How to Transcend Today’s Turmoil with Inner Peace

Lotus pads on pondPHIL: Welcome to the changed world. Buckle up; it’s currently a wild dystopian ride. The only way to enjoy it is to let go of any hope of earth returning to the way it was and find fascination and joy at the unfolding of events. We must find our utopia in the events of the moment, because here they are, and whether they feel good or bad, we must accept them fully.

It’s very tempting to write yet again about the need for flexibility and change in the face of this turmoil, and of course, I am unsettled like everybody else, but there is also a way in which it does not affect me where I can find my way to sit, to be calm and unmoved by these events and find that part of me that is still and unchanging.

We’ve all lived many lives within this one life and can barely recognize our earlier naïveté and stupidity, but at the same time, that was still us. Yet we cannot find who we are in the detritus of the past. We are here; our presence glows before us like a string of Christmas tree lights. It’s not our name or our career or our losing streak at Scrabble; they’re just ideas about who we are. Look to the body, the pulse of blood in the fingers, the sound of traffic from outside, yet you are none of those; they are ephemeral, too. What you look for, you cannot see, you can only be.

The point is that there is a place, a center. It’s easy to forget that when my back aches or I look at the many woes of the world, but when I can acknowledge all of that and at the same time, say “this,” I am again centered.

I don’t want to trivialize the state of the world or suggest avoidance by denial; instead, we must choose the opposite. Embrace it all; live its ferociousness, be present with it, and at the same time, be aware of that stillness within you. There is no contradiction; they are two sides of ourselves.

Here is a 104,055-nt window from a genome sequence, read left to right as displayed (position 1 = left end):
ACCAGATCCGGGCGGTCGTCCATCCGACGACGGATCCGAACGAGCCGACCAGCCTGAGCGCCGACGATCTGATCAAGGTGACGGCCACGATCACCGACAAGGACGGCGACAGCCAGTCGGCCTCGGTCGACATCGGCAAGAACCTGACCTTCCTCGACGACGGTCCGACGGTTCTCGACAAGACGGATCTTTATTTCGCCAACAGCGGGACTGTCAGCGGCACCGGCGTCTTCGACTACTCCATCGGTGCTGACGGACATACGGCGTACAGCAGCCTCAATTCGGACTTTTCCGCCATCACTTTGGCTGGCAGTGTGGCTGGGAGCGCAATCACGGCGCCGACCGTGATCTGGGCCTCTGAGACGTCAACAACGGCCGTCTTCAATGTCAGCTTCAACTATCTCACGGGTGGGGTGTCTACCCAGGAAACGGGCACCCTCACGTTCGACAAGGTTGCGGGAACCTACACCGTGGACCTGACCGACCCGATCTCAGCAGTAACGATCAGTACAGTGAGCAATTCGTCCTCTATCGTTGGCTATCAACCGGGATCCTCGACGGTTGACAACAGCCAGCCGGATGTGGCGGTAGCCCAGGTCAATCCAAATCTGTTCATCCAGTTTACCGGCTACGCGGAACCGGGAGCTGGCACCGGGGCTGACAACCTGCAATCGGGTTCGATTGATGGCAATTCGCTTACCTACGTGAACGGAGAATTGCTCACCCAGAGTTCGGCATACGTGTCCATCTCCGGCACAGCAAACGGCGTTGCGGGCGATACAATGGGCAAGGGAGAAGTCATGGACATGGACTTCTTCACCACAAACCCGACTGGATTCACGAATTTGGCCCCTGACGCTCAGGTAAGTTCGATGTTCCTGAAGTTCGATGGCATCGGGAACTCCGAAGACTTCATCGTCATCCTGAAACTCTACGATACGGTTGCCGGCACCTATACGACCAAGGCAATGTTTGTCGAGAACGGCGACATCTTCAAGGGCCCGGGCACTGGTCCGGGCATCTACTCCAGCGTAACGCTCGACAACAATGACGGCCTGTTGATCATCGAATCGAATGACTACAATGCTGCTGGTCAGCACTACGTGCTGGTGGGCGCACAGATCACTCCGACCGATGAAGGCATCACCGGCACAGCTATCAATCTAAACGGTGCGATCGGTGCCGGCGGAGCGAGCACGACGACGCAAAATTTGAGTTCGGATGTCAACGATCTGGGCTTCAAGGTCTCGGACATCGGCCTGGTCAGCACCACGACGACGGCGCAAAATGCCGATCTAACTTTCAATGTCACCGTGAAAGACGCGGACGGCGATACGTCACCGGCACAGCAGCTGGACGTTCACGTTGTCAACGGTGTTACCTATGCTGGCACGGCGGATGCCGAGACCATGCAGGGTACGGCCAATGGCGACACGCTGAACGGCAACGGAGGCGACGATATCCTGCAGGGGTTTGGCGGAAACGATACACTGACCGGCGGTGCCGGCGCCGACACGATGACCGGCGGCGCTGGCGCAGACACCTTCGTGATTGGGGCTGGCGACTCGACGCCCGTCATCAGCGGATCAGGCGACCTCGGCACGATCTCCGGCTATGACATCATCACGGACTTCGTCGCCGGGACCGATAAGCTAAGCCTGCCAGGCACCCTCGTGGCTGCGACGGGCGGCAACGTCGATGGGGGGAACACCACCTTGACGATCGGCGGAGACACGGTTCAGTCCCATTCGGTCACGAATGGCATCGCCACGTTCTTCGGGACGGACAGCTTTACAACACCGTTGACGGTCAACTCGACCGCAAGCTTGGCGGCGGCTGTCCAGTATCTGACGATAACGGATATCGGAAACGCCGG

We can imagine what a better world would be like, and if we can imagine how that might be, we can work to bring it about. Not that we can produce unicorns by simply imagining them, but a state of brotherhood and sisterhood is different; it is some place within us that exists.

When you can tap into that still center, it shines out into the world and emanates a calm presence. This is the feeling that has bound Maude and me together since the day we met.

Embrace life; live its ferociousness, be present with it and also be aware of the stillness within Click To TweetMAUDE: Phil and I have been deeply distressed over the pervasive turmoil surrounding all of us at this time in the world. Sometimes it all just seems to come together from every direction and knocks us over like a giant tsunami. How do we deal with it and what can we do?

On an internal level, we have to find a place of inner stillness and calm. We need to establish a sense of constancy with ourselves and within our relationships that can act as a safe harbor and a place to refresh our souls.

In order to accomplish this, we have to spend time within, to understand what we value and share. We have to glean a deep sense of who we are. That still calm center becomes a rock in the stream of ever-moving currents.